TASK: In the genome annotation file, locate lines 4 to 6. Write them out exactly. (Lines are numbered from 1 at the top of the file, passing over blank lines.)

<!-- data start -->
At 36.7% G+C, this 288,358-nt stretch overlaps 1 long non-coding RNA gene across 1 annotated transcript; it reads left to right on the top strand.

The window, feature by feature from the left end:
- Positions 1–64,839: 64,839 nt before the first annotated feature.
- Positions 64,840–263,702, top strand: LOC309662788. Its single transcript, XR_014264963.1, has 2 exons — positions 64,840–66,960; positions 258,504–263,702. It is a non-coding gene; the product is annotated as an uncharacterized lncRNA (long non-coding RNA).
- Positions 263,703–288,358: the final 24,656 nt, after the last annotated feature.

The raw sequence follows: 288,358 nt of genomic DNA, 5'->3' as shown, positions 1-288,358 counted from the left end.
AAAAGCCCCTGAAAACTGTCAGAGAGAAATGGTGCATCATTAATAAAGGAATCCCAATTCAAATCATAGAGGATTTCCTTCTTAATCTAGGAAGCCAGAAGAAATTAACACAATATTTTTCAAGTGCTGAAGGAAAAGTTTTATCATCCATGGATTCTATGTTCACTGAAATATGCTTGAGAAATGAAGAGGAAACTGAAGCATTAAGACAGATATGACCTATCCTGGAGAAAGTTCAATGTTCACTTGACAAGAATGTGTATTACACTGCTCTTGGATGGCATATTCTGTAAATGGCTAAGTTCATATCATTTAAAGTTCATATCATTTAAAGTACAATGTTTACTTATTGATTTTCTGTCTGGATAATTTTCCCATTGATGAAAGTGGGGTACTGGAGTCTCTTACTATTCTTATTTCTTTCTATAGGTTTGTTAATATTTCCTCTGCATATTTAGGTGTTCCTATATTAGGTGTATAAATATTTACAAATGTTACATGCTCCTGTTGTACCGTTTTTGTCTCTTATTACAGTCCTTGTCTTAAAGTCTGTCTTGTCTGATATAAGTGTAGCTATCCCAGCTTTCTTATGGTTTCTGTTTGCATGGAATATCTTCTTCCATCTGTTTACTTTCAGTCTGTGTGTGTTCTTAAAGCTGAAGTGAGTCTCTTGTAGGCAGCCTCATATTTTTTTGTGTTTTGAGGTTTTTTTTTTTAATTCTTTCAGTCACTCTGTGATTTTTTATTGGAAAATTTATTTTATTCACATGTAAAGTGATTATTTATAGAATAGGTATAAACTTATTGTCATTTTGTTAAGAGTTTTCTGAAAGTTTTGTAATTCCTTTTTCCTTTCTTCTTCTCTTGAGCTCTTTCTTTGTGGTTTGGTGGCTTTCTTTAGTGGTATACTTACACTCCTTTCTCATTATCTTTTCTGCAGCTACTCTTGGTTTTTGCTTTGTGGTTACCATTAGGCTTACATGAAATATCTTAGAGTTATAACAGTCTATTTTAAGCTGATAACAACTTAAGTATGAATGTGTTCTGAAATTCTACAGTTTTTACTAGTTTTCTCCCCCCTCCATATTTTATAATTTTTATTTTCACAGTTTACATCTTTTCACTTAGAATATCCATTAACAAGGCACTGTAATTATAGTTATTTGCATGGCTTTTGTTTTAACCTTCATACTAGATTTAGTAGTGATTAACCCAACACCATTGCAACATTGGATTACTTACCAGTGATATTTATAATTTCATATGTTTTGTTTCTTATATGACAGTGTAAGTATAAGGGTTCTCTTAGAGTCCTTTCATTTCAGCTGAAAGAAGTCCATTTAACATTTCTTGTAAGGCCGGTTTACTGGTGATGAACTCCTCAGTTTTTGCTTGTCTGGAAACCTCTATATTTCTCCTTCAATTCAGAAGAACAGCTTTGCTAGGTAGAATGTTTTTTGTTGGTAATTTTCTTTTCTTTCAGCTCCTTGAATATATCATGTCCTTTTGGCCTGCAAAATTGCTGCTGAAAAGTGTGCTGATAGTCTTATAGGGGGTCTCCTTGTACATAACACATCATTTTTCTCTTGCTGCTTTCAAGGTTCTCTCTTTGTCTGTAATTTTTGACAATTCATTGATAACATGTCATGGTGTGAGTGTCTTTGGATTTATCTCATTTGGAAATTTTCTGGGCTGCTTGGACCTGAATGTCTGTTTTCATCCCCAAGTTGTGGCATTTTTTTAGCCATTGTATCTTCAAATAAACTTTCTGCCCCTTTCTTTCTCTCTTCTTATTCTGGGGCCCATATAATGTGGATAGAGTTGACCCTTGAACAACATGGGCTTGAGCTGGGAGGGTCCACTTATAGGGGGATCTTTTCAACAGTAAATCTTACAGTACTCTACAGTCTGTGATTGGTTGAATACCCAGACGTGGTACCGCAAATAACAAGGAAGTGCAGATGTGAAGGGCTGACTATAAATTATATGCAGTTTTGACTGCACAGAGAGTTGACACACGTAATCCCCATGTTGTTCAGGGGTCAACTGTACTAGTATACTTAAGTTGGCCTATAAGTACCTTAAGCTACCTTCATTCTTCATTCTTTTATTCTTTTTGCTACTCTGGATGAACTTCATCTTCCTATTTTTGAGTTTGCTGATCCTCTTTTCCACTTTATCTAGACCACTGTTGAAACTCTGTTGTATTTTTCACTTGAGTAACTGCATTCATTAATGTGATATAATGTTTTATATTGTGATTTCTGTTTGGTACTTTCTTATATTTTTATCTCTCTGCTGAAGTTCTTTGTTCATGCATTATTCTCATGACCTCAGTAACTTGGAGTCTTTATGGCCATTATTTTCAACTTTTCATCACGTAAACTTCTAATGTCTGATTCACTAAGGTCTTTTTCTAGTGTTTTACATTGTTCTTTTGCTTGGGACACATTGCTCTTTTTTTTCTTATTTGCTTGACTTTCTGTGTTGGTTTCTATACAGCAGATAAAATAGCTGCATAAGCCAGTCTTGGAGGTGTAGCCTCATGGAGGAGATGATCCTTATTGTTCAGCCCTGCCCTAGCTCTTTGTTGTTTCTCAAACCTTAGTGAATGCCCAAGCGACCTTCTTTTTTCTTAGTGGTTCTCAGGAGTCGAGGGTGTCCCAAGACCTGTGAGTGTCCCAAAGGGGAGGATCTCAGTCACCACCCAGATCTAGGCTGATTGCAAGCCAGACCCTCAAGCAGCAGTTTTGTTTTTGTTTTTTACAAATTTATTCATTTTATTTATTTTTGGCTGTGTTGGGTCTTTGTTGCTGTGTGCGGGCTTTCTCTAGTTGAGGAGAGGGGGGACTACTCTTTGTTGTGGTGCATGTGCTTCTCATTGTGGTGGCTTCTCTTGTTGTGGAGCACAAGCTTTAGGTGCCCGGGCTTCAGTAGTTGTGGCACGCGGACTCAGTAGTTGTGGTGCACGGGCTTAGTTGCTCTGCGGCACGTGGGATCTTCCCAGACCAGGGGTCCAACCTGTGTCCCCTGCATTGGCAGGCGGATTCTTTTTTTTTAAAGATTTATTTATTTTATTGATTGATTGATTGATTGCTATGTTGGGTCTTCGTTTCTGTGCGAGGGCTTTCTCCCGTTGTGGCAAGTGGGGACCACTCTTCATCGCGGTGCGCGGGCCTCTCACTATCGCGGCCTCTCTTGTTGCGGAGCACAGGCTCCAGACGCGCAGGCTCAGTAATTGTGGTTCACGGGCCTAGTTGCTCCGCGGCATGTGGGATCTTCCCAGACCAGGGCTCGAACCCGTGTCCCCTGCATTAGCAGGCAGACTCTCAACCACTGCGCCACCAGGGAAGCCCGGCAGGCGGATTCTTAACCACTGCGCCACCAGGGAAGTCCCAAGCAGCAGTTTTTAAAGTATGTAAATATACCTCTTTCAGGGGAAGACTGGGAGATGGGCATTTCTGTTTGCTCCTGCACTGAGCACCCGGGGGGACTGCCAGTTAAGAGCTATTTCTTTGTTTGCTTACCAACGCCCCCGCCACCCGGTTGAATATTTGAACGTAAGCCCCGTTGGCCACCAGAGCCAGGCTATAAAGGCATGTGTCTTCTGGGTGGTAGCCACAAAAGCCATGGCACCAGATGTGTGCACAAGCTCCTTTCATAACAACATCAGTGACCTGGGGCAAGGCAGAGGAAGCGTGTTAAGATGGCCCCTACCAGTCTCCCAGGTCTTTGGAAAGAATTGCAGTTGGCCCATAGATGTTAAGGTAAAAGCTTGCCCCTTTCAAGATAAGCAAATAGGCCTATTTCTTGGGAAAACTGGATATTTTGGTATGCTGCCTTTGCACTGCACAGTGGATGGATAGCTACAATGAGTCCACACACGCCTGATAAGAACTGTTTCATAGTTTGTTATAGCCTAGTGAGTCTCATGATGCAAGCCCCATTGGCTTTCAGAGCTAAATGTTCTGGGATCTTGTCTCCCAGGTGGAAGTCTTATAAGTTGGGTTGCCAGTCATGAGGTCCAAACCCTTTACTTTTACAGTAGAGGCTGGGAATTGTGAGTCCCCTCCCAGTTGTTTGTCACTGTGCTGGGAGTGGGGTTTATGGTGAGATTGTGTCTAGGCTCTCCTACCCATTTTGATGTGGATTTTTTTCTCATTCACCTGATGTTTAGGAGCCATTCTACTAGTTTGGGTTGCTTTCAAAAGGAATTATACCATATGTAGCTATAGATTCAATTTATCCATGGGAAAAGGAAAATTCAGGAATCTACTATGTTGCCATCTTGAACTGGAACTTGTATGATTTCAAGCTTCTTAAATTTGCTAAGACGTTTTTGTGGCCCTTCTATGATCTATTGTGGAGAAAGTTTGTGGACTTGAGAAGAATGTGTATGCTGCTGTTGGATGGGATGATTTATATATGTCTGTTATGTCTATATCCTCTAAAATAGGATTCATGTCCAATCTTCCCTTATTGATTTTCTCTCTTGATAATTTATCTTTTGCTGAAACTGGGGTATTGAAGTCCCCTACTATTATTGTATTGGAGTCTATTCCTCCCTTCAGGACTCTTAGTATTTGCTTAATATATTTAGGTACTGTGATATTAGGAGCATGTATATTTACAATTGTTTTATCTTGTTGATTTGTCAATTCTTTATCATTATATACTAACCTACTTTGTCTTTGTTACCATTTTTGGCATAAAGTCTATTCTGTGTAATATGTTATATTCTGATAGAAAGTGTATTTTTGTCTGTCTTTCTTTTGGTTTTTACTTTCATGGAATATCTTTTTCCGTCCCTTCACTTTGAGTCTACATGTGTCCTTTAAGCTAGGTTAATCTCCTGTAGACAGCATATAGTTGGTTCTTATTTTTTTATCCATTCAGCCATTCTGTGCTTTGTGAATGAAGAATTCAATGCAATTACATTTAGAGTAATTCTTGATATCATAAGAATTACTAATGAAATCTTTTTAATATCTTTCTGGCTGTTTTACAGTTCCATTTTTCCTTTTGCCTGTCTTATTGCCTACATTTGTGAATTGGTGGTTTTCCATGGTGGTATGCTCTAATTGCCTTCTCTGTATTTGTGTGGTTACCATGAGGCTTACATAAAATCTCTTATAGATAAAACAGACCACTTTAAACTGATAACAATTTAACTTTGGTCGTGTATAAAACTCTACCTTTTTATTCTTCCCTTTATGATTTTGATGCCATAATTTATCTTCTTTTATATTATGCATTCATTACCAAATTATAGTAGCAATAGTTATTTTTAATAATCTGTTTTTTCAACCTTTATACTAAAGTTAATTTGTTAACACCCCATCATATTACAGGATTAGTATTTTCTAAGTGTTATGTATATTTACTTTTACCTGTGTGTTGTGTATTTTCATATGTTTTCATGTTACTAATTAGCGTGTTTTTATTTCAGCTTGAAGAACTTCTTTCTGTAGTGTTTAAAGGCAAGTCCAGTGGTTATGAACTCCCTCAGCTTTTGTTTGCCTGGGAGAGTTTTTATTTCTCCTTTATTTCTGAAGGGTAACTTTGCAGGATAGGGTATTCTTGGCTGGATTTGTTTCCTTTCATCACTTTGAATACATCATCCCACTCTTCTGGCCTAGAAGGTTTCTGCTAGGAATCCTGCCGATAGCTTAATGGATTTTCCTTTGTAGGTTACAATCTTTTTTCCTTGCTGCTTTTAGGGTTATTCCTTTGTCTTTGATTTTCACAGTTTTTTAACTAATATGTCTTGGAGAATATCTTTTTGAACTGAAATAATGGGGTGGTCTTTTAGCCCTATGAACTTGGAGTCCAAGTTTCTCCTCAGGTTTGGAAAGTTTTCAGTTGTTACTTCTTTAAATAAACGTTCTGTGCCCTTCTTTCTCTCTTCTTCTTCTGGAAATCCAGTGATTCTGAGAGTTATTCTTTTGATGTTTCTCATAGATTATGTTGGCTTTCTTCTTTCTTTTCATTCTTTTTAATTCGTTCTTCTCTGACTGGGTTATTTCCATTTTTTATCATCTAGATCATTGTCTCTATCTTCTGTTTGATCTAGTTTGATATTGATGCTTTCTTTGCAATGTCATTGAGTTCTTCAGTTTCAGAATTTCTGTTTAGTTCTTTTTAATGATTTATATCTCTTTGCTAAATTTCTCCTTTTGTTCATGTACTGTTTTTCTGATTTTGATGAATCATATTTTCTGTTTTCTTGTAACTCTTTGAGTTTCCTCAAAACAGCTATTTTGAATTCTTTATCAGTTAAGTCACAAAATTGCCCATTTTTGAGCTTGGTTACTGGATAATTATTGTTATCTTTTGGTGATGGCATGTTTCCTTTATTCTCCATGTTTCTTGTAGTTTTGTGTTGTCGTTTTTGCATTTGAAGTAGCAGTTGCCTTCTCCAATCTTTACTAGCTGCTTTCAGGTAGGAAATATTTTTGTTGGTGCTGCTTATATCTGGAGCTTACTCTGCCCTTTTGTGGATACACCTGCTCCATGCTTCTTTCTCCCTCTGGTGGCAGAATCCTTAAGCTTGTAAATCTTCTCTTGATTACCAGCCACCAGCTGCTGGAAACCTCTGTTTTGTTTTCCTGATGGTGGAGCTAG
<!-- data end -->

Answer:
- Positions 64,840–263,702, top strand: LOC309662788. Its single transcript, XR_014264963.1, has 2 exons — positions 64,840–66,960; positions 258,504–263,702. It is a non-coding gene; the product is annotated as an uncharacterized lncRNA (long non-coding RNA).
- Positions 263,703–288,358: the final 24,656 nt, after the last annotated feature.

The raw sequence follows: 288,358 nt of genomic DNA, 5'->3' as shown, positions 1-288,358 counted from the left end.